.Heindl Solutions - C++ or C# for Machine Vision with HALCON

C++ or C# for Machine Vision with HALCON

2018-05-28 by Andreas Heindl

Most HALCON solutions have to be embedded in a host application (e.g. to provide graphical user interfaces) and then again most machine vision applications are implemented in C++ or C#. Here's our (somewhat opinionated) view on which host language should be used for your next HALCON project.

Complex decisions

The choice for a programming language is a strategic and longterm decision for a company to be made. It can hardly be explained in detail in a single blog post. We'll try our best to highlight some differences between C++ and C# ‐ the valuation and weighting must be carried out by a company or its HALCON developers.

Previous knowledge

If you or your HALCON vision application developers are only fluent in one of the languages it is a very substantial argument for this language. You need good reasons (maybe one of the following) to change to another language.

Support for HALCON

HALCON supports integration into C++ and C# host applications with the HALCON/C++ and HALCON/.NET interfaces. The performance of HALCON scripts will be similar in most cases.

Garbage Collector / Deterministic Destruction (RAII)

C++ has the RAII pattern and deterministic behaviour with objects going out of scope. Therefore we have the guarantee from the C++ language that every allocated HImage, e.g. in a image acquisition loop, is automatically freed afterwards and there will be no memory leak. In C#, it is often difficult to achieve this reliability and often manual and error prone effort is needed, e.g. a manually called myImage.Destroy() or a GCHandle.Free(). But these cleanup calls in C# can be missed easily if exceptions or early loop or function exits (continue, return) come into play. Furthermore, it is often impossible to make sure that the Garbage Collector does not run in an especially performance critical part of your application.

Managed vs. native

Native code is machine code for the target CPU as generated by a C++ compiler. It will be highly optimized but this optimization needs some time during the compilation. Therefore, C++ programs tend to have increased build times but fast startup times of the final application and especially fast processing performance.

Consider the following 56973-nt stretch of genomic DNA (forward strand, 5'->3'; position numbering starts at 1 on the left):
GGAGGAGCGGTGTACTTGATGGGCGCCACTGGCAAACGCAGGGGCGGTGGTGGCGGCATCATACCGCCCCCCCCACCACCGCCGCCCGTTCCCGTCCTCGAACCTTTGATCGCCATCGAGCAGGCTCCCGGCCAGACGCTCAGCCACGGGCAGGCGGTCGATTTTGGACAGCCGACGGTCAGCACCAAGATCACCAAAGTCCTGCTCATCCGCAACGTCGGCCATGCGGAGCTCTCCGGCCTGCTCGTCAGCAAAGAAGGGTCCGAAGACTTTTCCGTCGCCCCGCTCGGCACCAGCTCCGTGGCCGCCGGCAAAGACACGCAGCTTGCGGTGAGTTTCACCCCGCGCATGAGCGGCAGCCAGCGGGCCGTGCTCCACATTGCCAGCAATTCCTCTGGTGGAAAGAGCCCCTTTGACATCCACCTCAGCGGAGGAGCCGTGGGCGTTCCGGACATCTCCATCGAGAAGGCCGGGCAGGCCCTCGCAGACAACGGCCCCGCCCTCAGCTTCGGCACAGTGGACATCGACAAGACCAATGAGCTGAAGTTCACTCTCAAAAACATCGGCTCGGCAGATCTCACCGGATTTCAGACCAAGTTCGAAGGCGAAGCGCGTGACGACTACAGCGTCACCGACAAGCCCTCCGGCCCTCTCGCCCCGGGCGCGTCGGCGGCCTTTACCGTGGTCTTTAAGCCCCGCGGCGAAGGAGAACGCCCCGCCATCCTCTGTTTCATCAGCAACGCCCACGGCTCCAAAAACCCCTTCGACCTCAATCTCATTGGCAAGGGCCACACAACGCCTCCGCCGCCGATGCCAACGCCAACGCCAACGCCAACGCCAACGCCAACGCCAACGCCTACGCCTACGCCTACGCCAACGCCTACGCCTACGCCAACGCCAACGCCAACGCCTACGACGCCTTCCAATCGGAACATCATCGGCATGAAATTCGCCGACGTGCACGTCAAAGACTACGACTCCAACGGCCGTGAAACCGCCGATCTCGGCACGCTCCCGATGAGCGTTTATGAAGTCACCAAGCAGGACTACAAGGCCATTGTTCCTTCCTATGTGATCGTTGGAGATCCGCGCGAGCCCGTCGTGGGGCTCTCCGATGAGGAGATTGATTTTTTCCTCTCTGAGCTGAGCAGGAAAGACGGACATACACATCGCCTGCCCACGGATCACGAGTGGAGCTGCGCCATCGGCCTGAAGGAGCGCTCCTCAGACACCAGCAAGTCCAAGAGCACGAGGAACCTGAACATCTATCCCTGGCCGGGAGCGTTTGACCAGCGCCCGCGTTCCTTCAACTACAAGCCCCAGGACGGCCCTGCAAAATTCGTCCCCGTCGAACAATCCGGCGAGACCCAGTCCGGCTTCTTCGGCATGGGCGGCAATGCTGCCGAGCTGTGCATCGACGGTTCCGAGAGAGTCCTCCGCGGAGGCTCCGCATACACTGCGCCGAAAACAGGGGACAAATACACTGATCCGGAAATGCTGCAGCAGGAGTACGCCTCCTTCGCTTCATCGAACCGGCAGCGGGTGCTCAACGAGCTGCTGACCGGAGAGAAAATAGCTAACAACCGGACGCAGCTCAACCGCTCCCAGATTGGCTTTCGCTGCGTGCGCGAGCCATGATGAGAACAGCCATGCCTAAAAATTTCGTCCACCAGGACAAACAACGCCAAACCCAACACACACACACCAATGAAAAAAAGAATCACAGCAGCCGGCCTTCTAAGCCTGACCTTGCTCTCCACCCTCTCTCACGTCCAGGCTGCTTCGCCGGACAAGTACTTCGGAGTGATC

In contrast, C# programs are compiled into intermediate bytecode only. This can be done relatively fast during the build, but the code won't be optimized as much as can be achieved with a good C++ compiler. The machine code finally generated at runtime will depend on the target system and therefore cannot be be analysed on the developer's machine.

As an example of what modern C++ compilers can achieve, take the following simple C++ snippet to count the number of set bits in an integer:

int count_bits_1(int a) {
    int count = 0;
    while (a) {
        a &= (a-1);
    return count;

This code compiles to

count_bits_1(int): # @count_bits_1(int)
popcnt eax, edi

with the clang 6.0.0 compiler and it's easy to see the generated machine code / assembly code e.g. with Compiler Explorer. The optimization step of the C++ compiler understands the underlying algorithm and converts it into a single optimized popcnt instruction for Intel x86/x64 CPUs.


When developing C# code, one ofter targets Windows as the only operating system, although other target systems are possible in limited form (e.g. no WPF) by using the Mono project. C++ code can be written very portable and then runs on many different systems, for example using the Qt cross-platform application framework and widget toolkit.